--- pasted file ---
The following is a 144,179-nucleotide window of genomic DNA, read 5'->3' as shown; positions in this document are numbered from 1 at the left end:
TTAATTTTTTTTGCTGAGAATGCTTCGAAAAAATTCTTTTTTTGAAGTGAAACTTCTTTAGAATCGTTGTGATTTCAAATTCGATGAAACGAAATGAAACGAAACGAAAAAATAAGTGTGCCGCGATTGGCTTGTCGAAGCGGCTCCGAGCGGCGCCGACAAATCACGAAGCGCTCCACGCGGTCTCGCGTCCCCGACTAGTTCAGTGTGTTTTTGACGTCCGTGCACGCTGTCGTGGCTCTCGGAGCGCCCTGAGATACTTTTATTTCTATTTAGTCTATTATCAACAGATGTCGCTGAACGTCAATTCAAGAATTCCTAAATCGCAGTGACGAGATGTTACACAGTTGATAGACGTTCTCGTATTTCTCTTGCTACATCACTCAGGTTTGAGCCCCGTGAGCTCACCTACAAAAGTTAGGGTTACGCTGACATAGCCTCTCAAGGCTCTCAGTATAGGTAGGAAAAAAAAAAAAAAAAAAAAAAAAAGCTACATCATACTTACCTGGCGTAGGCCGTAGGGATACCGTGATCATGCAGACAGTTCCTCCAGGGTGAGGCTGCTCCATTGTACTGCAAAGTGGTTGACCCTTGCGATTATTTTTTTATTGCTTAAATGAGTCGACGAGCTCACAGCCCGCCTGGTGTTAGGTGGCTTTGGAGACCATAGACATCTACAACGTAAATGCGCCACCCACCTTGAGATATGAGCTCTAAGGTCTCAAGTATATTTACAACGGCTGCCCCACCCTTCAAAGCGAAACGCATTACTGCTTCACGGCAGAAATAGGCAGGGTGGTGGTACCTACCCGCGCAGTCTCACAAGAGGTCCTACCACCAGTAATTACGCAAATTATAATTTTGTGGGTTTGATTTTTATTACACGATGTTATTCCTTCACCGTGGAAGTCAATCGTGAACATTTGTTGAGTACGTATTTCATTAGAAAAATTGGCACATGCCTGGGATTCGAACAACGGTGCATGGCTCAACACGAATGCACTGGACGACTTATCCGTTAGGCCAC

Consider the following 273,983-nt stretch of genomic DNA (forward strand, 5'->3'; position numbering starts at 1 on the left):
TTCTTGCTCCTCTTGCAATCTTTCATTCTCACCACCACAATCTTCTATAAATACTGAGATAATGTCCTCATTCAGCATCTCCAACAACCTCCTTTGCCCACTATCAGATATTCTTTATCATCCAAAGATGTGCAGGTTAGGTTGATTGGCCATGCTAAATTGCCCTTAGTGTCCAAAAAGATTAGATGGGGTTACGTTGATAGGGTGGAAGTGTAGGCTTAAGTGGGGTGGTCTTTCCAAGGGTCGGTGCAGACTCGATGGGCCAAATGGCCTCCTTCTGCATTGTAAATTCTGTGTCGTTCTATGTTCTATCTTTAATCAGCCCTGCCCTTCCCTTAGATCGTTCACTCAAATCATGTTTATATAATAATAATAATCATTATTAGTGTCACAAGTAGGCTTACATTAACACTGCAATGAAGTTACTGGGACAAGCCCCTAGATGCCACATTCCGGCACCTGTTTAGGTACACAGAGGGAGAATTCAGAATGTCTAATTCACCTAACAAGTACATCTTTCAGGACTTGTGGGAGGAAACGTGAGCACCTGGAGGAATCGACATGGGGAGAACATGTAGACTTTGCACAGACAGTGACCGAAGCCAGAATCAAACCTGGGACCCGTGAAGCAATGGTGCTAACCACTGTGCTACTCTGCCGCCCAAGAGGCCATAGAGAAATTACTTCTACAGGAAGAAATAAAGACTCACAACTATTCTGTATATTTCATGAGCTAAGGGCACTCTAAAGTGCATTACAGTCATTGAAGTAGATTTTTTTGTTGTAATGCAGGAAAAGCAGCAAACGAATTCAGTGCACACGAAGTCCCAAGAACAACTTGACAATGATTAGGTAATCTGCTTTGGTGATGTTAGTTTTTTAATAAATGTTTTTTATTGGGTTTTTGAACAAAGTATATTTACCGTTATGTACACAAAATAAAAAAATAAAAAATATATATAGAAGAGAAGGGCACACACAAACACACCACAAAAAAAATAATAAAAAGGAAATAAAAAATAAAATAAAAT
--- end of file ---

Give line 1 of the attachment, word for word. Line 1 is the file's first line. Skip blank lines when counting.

The following is a 144,179-nucleotide window of genomic DNA, read 5'->3' as shown; positions in this document are numbered from 1 at the left end: